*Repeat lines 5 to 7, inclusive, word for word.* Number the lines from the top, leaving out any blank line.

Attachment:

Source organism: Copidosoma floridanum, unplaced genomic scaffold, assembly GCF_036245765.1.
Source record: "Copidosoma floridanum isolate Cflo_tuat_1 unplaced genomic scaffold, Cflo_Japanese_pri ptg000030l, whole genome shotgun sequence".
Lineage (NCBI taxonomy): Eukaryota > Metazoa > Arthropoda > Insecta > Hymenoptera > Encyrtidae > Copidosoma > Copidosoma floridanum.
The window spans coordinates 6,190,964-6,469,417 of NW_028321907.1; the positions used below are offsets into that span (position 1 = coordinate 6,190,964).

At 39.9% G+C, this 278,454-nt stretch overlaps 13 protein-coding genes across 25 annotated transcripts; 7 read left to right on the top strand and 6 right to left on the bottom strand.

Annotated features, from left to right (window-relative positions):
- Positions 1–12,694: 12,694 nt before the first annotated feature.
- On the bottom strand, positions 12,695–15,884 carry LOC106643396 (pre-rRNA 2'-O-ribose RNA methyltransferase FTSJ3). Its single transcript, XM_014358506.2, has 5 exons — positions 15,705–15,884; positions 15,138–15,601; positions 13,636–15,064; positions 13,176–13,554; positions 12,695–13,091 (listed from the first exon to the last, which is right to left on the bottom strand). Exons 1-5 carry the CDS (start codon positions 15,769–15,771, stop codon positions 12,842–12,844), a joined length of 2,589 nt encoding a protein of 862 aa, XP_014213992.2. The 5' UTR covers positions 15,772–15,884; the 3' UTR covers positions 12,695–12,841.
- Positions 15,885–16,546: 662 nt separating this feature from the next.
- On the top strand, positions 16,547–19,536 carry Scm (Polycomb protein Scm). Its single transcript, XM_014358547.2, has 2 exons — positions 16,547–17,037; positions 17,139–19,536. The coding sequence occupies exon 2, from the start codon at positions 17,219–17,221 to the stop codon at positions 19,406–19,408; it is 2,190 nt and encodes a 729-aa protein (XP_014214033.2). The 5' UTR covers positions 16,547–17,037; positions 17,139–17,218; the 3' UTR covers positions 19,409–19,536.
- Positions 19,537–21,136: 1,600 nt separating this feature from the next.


At 39.9% G+C, this 278,454-nt stretch overlaps 13 protein-coding genes across 25 annotated transcripts; 7 read left to right on the top strand and 6 right to left on the bottom strand.

Annotated features, from left to right (window-relative positions):
- Positions 1–12,694: 12,694 nt before the first annotated feature.